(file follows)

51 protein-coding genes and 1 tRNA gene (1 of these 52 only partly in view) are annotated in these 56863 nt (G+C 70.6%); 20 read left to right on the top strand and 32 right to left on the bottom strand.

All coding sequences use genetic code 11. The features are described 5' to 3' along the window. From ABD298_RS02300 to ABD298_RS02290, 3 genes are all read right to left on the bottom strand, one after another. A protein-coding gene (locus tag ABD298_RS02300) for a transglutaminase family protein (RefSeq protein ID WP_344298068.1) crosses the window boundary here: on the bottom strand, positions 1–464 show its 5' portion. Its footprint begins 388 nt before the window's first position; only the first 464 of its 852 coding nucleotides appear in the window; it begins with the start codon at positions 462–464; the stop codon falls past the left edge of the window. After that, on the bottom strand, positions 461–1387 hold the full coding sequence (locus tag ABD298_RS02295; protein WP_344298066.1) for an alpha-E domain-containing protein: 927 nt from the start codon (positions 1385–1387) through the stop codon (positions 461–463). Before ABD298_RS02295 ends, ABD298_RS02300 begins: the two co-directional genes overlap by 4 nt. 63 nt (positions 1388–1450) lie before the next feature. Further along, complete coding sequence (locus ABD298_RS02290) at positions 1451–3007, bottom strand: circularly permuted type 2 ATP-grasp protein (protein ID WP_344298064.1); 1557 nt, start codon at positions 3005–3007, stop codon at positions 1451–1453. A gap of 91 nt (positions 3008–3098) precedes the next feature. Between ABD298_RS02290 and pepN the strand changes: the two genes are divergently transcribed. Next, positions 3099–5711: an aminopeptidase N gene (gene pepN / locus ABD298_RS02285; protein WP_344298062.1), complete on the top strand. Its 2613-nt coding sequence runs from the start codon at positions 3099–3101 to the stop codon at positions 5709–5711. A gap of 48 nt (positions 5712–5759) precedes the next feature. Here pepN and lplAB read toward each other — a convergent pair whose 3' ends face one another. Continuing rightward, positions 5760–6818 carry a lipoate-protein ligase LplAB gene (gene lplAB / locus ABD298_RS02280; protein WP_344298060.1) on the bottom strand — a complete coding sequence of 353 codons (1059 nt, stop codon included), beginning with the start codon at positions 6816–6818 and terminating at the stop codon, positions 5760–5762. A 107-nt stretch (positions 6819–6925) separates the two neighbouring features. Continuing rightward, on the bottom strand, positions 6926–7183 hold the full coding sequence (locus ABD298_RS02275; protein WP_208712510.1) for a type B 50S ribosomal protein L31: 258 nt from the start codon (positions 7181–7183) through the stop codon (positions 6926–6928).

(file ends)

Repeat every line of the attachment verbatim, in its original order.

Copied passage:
51 protein-coding genes and 1 tRNA gene (1 of these 52 only partly in view) are annotated in these 56863 nt (G+C 70.6%); 20 read left to right on the top strand and 32 right to left on the bottom strand.

All coding sequences use genetic code 11. The features are described 5' to 3' along the window. From ABD298_RS02300 to ABD298_RS02290, 3 genes are all read right to left on the bottom strand, one after another. A protein-coding gene (locus tag ABD298_RS02300) for a transglutaminase family protein (RefSeq protein ID WP_344298068.1) crosses the window boundary here: on the bottom strand, positions 1–464 show its 5' portion. Its footprint begins 388 nt before the window's first position; only the first 464 of its 852 coding nucleotides appear in the window; it begins with the start codon at positions 462–464; the stop codon falls past the left edge of the window. After that, on the bottom strand, positions 461–1387 hold the full coding sequence (locus tag ABD298_RS02295; protein WP_344298066.1) for an alpha-E domain-containing protein: 927 nt from the start codon (positions 1385–1387) through the stop codon (positions 461–463). Before ABD298_RS02295 ends, ABD298_RS02300 begins: the two co-directional genes overlap by 4 nt. 63 nt (positions 1388–1450) lie before the next feature. Further along, complete coding sequence (locus ABD298_RS02290) at positions 1451–3007, bottom strand: circularly permuted type 2 ATP-grasp protein (protein ID WP_344298064.1); 1557 nt, start codon at positions 3005–3007, stop codon at positions 1451–1453. A gap of 91 nt (positions 3008–3098) precedes the next feature. Between ABD298_RS02290 and pepN the strand changes: the two genes are divergently transcribed. Next, positions 3099–5711: an aminopeptidase N gene (gene pepN / locus ABD298_RS02285; protein WP_344298062.1), complete on the top strand. Its 2613-nt coding sequence runs from the start codon at positions 3099–3101 to the stop codon at positions 5709–5711. A gap of 48 nt (positions 5712–5759) precedes the next feature. Here pepN and lplAB read toward each other — a convergent pair whose 3' ends face one another. Continuing rightward, positions 5760–6818 carry a lipoate-protein ligase LplAB gene (gene lplAB / locus ABD298_RS02280; protein WP_344298060.1) on the bottom strand — a complete coding sequence of 353 codons (1059 nt, stop codon included), beginning with the start codon at positions 6816–6818 and terminating at the stop codon, positions 5760–5762. A 107-nt stretch (positions 6819–6925) separates the two neighbouring features. Continuing rightward, on the bottom strand, positions 6926–7183 hold the full coding sequence (locus ABD298_RS02275; protein WP_208712510.1) for a type B 50S ribosomal protein L31: 258 nt from the start codon (positions 7181–7183) through the stop codon (positions 6926–6928).